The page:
Finishing Friday: Precious Plating
Tired of riding the stock market rollercoaster? Maybe you’re worried about inflation, or want some tangible, tradeable assets sitting in your safe for the coming zombie apocalypse. Perhaps gold is the solution. People have been using it as money for thousands of years, and until 1971, it served as the standard for monetary exchange throughout much of the world, the United States included.
Gold, platinum, and silver are the most well-known precious metals. According to Investopedia, they sit alongside palladium, rhodium, ruthenium, iridium, and osmium as the eight metals suitable for investment. Some of these are rare indeed—for every 19,700,000 tons of copper, only eight tons of iridium and one ton of osmium are produced yearly. And where gold currently sells for around $1750 per ounce, rhodium comes in at a whopping $14,250, making it the most precious of all precious metals.
What makes them so precious? It’s not their usefulness for bartering in a post-apocalyptic world (although it certainly wouldn’t hurt to have some gold coins stashed away were this unfortunate event to occur). No, it’s their metallurgical properties, which in nearly all cases make them valuable to manufacturers. Platinum, for example, is widely used in the medical industry for everything from pacemaker electrodes to cancer drugs. Catalytic converters would be far less efficient without palladium, while tossing a minuscule amount of ruthenium into the furnace increases titanium’s corrosion-resistance one-hundred-fold.
As noted, however, precious metals are darned expensive. This is why they are usually either A) manufactured into very tiny parts, as with the electrodes just mentioned, B) leveraged in small quantities as alloying elements, i.e., endowing titanium and countless other metals with desirable properties, or C) used to coat or plate stamped, formed, fabricated, and machined components. It’s this last application that we’re here to discuss for this edition of Finishing Friday.
THE GOLDEN RECORD
Let’s start with gold, which easily takes first prize for the most well-traveled of all precious metals. That’s because NASA launched two spacecraft—Voyager 1 and Voyager 2— in 1977, each with a 12-inch gold-plated copper disk affixed to its side bearing greetings from Planet Earth. Both vehicles have since reached interstellar space, and are zooming along at 38,000 miles per hour in hopes that intelligent alien space travelers will one day find and decode the symbolic instructions and comprehend the contents.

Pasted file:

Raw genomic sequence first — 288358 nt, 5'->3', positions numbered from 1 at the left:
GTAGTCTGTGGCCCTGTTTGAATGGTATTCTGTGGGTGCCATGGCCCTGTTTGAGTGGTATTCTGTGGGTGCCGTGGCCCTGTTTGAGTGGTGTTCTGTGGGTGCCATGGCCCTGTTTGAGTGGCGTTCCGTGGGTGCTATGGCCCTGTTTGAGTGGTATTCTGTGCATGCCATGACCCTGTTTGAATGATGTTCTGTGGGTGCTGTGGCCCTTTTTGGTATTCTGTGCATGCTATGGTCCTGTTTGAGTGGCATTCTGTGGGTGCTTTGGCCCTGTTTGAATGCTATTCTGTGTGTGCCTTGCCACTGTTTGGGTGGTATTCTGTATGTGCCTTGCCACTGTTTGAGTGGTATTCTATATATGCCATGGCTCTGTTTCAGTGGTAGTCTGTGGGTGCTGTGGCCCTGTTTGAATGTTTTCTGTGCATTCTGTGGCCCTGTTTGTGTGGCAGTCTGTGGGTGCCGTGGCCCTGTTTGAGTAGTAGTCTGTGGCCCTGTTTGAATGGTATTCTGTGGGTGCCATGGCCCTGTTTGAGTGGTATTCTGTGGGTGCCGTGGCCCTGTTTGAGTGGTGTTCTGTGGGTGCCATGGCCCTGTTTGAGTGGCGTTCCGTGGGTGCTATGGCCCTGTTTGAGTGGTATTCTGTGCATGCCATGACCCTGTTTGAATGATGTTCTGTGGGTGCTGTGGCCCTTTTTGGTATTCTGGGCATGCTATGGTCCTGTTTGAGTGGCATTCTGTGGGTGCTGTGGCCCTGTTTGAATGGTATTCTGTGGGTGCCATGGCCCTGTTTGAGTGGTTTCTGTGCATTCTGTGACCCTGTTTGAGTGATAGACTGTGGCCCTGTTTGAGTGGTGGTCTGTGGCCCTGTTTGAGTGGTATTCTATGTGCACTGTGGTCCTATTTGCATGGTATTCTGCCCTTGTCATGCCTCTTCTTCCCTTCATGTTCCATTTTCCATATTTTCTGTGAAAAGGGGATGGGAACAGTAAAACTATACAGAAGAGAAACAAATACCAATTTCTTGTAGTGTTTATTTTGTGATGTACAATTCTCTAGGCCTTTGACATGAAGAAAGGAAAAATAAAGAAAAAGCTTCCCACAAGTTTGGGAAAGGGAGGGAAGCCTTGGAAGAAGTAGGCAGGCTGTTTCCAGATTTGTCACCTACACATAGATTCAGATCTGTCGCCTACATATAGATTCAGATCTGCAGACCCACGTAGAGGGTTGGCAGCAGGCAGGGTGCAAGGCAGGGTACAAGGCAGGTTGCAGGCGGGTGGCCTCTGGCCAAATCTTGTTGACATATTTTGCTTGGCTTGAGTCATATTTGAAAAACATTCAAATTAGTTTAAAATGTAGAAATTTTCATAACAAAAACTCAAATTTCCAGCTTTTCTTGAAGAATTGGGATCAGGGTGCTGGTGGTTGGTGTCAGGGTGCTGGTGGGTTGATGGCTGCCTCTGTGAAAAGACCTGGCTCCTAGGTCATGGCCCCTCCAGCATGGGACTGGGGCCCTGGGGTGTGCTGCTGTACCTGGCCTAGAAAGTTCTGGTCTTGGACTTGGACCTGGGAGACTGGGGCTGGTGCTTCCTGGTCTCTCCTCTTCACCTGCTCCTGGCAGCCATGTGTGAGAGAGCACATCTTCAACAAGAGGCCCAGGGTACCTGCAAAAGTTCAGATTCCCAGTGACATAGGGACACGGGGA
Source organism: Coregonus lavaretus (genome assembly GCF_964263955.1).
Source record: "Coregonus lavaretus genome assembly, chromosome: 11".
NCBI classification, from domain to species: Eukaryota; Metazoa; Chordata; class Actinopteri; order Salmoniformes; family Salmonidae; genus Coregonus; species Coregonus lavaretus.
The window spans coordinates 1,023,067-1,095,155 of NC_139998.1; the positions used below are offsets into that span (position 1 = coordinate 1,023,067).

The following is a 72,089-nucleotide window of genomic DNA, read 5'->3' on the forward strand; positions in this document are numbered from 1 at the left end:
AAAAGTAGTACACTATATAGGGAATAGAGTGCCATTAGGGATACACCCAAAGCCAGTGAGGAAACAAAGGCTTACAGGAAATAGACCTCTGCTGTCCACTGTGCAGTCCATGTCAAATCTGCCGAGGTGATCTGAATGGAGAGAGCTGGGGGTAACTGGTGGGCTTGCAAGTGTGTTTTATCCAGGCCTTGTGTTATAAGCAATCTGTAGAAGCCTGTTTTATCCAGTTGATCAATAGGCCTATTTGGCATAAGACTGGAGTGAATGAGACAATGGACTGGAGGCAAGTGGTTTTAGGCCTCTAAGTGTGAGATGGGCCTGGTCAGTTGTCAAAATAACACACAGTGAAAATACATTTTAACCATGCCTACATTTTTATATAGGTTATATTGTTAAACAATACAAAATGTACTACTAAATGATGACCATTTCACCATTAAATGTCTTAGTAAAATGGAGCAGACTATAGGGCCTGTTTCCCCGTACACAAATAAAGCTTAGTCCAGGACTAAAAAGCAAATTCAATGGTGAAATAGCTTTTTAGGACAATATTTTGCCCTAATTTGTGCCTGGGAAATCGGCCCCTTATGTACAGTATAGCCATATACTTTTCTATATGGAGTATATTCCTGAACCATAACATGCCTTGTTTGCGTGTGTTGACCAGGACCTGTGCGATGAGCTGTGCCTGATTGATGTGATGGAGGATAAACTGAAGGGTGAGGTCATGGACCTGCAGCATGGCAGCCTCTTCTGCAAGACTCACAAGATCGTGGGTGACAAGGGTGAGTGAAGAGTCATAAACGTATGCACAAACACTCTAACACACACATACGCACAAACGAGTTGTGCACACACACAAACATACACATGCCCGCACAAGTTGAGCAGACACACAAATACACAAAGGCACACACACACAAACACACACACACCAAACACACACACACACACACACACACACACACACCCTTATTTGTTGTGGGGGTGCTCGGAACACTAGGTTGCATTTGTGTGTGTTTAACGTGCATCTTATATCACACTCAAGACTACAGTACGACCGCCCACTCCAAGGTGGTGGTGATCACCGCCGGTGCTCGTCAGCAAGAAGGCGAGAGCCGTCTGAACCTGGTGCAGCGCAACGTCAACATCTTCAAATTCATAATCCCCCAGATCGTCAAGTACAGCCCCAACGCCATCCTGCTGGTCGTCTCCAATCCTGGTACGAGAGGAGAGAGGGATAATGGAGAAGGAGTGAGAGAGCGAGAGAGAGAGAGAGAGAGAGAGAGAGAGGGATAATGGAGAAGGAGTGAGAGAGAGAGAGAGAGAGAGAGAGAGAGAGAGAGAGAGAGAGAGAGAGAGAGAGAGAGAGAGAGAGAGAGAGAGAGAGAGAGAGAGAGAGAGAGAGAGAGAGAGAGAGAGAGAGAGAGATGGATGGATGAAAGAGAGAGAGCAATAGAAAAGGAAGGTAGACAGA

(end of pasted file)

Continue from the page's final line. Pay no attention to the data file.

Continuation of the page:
If the extraterrestrials do intercept, they’ll find that those golden phonograph records are just as shiny as the day they left the plating factory. This brings us to one of the many reasons gold and other precious metals are so popular—their luster. If gold weren’t so beautiful and corrosion-resistant, it’s unlikely that humankind would have begun pounding it into jewelry and coinage millennia ago.
These two everyday uses still account for the majority of gold consumption today, but thanks to its excellent thermal and electrical conductivity, roughly one-third of all the world’s annual gold production is used to plate electronic connectors, components, and semiconductors. In fact, the average cell phone contains around $0.50 worth of gold, which is why it’s important to recycle your old cell phone when it’s time to upgrade. As with other precious metals, however, not much is needed to achieve the desired properties—according to military specification MIL-DTL-45204D, Class 00 calls for a whisper-thin 0.00002″ of gold plating while Class 6 deposits a minimum of 0.0015″, both much less than a human hair.
A SILVER LINING
Gold’s a great conductor, but silver is more widely used, such as to plate solar panels and batteries as well as catheters, gears, fasteners, and even gas turbine parts. Silver is also biocompatible, antimicrobial, reflective, lubricious, and exceptionally solderable, and is commonly applied to aluminum, bronze, copper, steel, and stainless-steel alloys. Despite these admirable qualities, though, some consider silver to be only “semi-precious” due to its greater availability and much lower cost, rolling in at $20 or so per ounce.
The various silver-plating processes fall under MIL-QQ-S-365D, not to mention ASTM B700 and AMS 2410. Depending on the specification, a potentially confounding variety of purities, lusters, and thicknesses are available, as well as different secondary treatments such as chromate and anti-tarnish. That brings us to silver plating’s Achilles Heel, an issue that anyone who’s spent hours cleaning Grandma’s silver flatware knows quite well—silver tends to discolor and darken, especially in humid environments or where sulfur-rich pollution (which is most of it) is a problem. Such cosmetic discoloration doesn’t reduce silver’s other benefits or mean that it’s unsuitable for long-term use, only that it grows less lustrous over time (a statement that also holds true for gold, assuming it’s less than 24-carat, i.e., completely pure). As the lucky one who did inherit Grandma’s silver flatware knows, you can remove the tarnish and restore the original lustrous form.